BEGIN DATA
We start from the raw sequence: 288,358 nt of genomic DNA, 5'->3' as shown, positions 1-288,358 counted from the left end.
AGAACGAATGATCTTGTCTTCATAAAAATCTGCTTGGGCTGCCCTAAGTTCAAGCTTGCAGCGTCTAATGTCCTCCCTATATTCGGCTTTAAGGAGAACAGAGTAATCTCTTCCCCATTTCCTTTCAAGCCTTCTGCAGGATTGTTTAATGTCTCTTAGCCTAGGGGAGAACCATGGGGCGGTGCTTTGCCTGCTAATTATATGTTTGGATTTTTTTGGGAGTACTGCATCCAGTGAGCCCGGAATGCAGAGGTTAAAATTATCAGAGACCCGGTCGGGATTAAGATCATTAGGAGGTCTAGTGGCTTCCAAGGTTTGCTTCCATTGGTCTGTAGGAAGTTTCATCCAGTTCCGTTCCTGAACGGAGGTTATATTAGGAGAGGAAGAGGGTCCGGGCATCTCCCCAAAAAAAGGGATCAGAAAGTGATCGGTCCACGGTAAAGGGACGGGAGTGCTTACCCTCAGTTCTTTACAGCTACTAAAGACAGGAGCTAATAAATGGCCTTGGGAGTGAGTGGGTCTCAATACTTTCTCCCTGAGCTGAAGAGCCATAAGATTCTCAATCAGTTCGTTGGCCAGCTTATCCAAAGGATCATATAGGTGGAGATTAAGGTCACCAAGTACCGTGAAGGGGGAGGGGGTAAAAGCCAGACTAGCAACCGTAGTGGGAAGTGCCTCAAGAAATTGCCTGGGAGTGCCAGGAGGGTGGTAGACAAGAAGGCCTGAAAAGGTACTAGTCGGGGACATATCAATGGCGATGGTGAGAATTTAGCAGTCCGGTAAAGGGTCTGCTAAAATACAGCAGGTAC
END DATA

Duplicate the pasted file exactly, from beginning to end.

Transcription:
We start from the raw sequence: 288,358 nt of genomic DNA, 5'->3' as shown, positions 1-288,358 counted from the left end.
AGAACGAATGATCTTGTCTTCATAAAAATCTGCTTGGGCTGCCCTAAGTTCAAGCTTGCAGCGTCTAATGTCCTCCCTATATTCGGCTTTAAGGAGAACAGAGTAATCTCTTCCCCATTTCCTTTCAAGCCTTCTGCAGGATTGTTTAATGTCTCTTAGCCTAGGGGAGAACCATGGGGCGGTGCTTTGCCTGCTAATTATATGTTTGGATTTTTTTGGGAGTACTGCATCCAGTGAGCCCGGAATGCAGAGGTTAAAATTATCAGAGACCCGGTCGGGATTAAGATCATTAGGAGGTCTAGTGGCTTCCAAGGTTTGCTTCCATTGGTCTGTAGGAAGTTTCATCCAGTTCCGTTCCTGAACGGAGGTTATATTAGGAGAGGAAGAGGGTCCGGGCATCTCCCCAAAAAAAGGGATCAGAAAGTGATCGGTCCACGGTAAAGGGACGGGAGTGCTTACCCTCAGTTCTTTACAGCTACTAAAGACAGGAGCTAATAAATGGCCTTGGGAGTGAGTGGGTCTCAATACTTTCTCCCTGAGCTGAAGAGCCATAAGATTCTCAATCAGTTCGTTGGCCAGCTTATCCAAAGGATCATATAGGTGGAGATTAAGGTCACCAAGTACCGTGAAGGGGGAGGGGGTAAAAGCCAGACTAGCAACCGTAGTGGGAAGTGCCTCAAGAAATTGCCTGGGAGTGCCAGGAGGGTGGTAGACAAGAAGGCCTGAAAAGGTACTAGTCGGGGACATATCAATGGCGATGGTGAGAATTTAGCAGTCCGGTAAAGGGTCTGCTAAAATACAGCAGGTAC